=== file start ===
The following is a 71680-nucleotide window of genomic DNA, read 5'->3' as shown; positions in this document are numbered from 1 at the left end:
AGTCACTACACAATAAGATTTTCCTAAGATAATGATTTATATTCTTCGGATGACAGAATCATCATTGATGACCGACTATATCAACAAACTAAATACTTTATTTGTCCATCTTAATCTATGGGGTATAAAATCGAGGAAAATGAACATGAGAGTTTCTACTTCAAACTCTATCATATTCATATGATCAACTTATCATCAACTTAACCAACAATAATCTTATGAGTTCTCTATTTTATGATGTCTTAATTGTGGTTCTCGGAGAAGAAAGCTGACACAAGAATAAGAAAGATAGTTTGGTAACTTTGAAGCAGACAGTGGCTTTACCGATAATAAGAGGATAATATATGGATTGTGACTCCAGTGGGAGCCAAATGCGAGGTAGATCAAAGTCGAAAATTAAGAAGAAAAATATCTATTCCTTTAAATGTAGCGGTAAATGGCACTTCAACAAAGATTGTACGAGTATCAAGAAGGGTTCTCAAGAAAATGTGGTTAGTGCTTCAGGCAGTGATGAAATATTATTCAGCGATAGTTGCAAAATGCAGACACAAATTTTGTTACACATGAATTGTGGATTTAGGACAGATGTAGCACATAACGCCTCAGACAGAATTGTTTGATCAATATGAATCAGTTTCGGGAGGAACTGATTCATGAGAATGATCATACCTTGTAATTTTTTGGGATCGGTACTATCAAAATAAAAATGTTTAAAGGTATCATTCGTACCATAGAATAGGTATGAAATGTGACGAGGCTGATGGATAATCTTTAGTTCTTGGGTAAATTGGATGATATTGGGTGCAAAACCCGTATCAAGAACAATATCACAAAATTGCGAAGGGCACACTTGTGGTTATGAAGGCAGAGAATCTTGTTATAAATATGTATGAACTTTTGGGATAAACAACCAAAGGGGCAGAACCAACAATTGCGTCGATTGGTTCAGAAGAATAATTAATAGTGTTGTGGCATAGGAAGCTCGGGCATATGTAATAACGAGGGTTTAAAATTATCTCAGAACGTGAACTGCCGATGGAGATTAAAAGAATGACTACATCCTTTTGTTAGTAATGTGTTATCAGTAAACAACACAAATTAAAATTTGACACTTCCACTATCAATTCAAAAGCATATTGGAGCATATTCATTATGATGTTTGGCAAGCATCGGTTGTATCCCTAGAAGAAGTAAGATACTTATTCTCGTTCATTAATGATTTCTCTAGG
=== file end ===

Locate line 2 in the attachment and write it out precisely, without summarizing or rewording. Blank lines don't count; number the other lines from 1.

AGTCACTACACAATAAGATTTTCCTAAGATAATGATTTATATTCTTCGGATGACAGAATCATCATTGATGACCGACTATATCAACAAACTAAATACTTTATTTGTCCATCTTAATCTATGGGGTATAAAATCGAGGAAAATGAACATGAGAGTTTCTACTTCAAACTCTATCATATTCATATGATCAACTTATCATCAACTTAACCAACAATAATCTTATGAGTTCTCTATTTTATGATGTCTTAATTGTGGTTCTCGGAGAAGAAAGCTGACACAAGAATAAGAAAGATAGTTTGGTAACTTTGAAGCAGACAGTGGCTTTACCGATAATAAGAGGATAATATATGGATTGTGACTCCAGTGGGAGCCAAATGCGAGGTAGATCAAAGTCGAAAATTAAGAAGAAAAATATCTATTCCTTTAAATGTAGCGGTAAATGGCACTTCAACAAAGATTGTACGAGTATCAAGAAGGGTTCTCAAGAAAATGTGGTTAGTGCTTCAGGCAGTGATGAAATATTATTCAGCGATAGTTGCAAAATGCAGACACAAATTTTGTTACACATGAATTGTGGATTTAGGACAGATGTAGCACATAACGCCTCAGACAGAATTGTTTGATCAATATGAATCAGTTTCGGGAGGAACTGATTCATGAGAATGATCATACCTTGTAATTTTTTGGGATCGGTACTATCAAAATAAAAATGTTTAAAGGTATCATTCGTACCATAGAATAGGTATGAAATGTGACGAGGCTGATGGATAATCTTTAGTTCTTGGGTAAATTGGATGATATTGGGTGCAAAACCCGTATCAAGAACAATATCACAAAATTGCGAAGGGCACACTTGTGGTTATGAAGGCAGAGAATCTTGTTATAAATATGTATGAACTTTTGGGATAAACAACCAAAGGGGCAGAACCAACAATTGCGTCGATTGGTTCAGAAGAATAATTAATAGTGTTGTGGCATAGGAAGCTCGGGCATATGTAATAACGAGGGTTTAAAATTATCTCAGAACGTGAACTGCCGATGGAGATTAAAAGAATGACTACATCCTTTTGTTAGTAATGTGTTATCAGTAAACAACACAAATTAAAATTTGACACTTCCACTATCAATTCAAAAGCATATTGGAGCATATTCATTATGATGTTTGGCAAGCATCGGTTGTATCCCTAGAAGAAGTAAGATACTTATTCTCGTTCATTAATGATTTCTCTAGG